Home / Companies / News /  Explainer | New Fame sops may push EV sales, but roadblocks remain

Last week, the Union government increased incentives on electric two- and three-wheelers to help boost broad-based adoption. According to a section of experts, this was a desperate move by the government to utilize the funds earmarked for the Faster Adoption and Manufacturing of Hybrid and Electric Vehicles (Fame) scheme, with the sale of EVs remaining muted for the past two years. Mint explains how this steep increase in subsidies might help push sales of electric two- and three-wheelers and the challenges ahead.

What are the recent changes to the Fame policy, which came into effect on 1 April 2019?

The government announced a 50% increase in incentives for electric two-wheelers to 15,000 per kilowatt hour from 10,000 per kWh. According to the new rules, the cap on incentives will be limited to 40% of the total price compared to the earlier cap of 20%. The ministry of heavy industries has also mandated Energy Efficiency Services Ltd (EESL) to procure 300,000 electric three-wheelers for use by different authorities. The public sector unit has been given the responsibility to procure electric buses for deploying across cities. The government plans to reduce the cost of acquisition of electric vehicles for government authorities as well as other entities via mass procurement.

Why did the government choose to increase the incentives?

The Fame scheme was announced in 2019 with an outlay of 10,000 crore and the government expected to incentivize the purchase of 7,090 electric buses, 35,000 four-wheelers, 500,000 three-wheelers and 1 million two-wheelers. In reality, though, due to the high localization norms and other rules, most of the products in the segment did not qualify for the incentives. The ones that qualified did not get enough subsidies to close the price gap with combustion engine vehicles. The covid-19 pandemic further impacted demand in 2020 and the devastating second wave in April and May might also take a toll on EV sales in 2021. Sales of EVs in the domestic market decreased by 19.9% to just 236,802 units in FY21, according to data released by the Society of Manufacturers of Electric Vehicles. Sales of electric two-wheelers, which form the bulk of sales, declined by 6% to 143,837 units compared to 152,000 in FY20.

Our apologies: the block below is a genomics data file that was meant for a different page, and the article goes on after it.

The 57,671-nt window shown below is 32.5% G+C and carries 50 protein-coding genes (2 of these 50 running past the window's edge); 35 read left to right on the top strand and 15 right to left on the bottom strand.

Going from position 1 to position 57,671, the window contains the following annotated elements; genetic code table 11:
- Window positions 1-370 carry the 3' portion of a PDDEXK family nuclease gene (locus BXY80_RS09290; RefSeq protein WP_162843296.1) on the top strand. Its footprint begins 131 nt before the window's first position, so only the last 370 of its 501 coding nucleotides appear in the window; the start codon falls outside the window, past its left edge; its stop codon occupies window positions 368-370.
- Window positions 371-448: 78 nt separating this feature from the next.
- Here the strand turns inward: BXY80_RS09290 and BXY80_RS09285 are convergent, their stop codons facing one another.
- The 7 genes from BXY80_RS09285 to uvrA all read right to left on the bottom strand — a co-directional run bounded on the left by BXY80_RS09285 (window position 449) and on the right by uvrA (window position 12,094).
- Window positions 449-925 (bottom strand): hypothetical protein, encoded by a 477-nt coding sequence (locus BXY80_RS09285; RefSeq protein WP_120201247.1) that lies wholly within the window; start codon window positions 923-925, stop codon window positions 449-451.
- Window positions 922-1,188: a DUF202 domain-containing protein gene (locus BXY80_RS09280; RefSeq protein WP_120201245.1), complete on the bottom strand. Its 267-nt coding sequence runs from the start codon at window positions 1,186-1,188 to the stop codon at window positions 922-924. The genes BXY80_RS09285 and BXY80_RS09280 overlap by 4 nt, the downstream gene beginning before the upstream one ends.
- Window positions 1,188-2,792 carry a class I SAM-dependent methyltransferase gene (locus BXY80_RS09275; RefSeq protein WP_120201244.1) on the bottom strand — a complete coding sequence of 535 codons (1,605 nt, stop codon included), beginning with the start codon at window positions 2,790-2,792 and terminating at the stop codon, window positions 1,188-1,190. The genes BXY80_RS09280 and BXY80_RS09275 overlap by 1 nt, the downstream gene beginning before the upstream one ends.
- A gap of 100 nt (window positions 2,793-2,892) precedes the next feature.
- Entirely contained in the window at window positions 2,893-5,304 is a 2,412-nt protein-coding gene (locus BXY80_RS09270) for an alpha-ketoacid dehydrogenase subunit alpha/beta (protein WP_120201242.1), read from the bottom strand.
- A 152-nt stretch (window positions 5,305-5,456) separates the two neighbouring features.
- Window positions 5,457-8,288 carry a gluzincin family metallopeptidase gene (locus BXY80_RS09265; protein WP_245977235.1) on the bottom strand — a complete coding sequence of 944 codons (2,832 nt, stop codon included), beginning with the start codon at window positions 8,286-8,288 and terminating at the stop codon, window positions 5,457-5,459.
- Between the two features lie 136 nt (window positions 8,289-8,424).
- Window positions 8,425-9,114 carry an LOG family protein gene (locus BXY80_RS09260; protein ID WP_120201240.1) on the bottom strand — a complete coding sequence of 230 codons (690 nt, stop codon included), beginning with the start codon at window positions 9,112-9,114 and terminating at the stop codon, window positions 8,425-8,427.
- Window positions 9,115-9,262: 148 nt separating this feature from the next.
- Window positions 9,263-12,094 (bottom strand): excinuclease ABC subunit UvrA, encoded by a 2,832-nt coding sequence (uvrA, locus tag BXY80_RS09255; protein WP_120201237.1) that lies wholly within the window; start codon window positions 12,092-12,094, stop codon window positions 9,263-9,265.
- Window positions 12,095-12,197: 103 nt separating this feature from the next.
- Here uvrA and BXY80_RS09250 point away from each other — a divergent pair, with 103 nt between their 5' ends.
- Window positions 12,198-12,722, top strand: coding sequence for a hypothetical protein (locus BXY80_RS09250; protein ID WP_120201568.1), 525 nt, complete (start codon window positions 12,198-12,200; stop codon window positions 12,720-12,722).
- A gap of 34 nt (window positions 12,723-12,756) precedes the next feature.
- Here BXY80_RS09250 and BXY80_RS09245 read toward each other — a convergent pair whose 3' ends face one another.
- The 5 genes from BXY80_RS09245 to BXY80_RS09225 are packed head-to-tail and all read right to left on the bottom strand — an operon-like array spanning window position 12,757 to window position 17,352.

How did the manufacturers and experts react to the decision?

Some manufacturers such as Greaves Cotton and TVS Motor Co. have cut prices of their respective electric scooters. Senior executives of the companies are of the view that the increase in subsidies will help boost sales. According to Shamsher Dewan, vice-president and group head, ICRA Ltd, the initial cost of ownership for high-speed electric two-wheelers will incrementally reduce by 10-12% (compared to existing popular models) and result in a lower payback period. Earlier, the payback period was estimated to be four years (in terms of total cost of ownership), which now stands at three years.

What are the challenges related to the charging infrastructure?

Setting up of charging infrastructure has been a key challenge for the adoption of EVs in India. A section of experts said an increase in EV sales will increase the load on power grids, which mostly depend on electricity generated from thermal power. “Upscaling of the power grid must happen in tandem to handle the mammoth energy demand e-mobility will usher in. To make India an EV nation by 2030, we have to clean, green and strengthen our power grid," said N. Venu, CEO and MD, Hitachi ABB Power Grids in India

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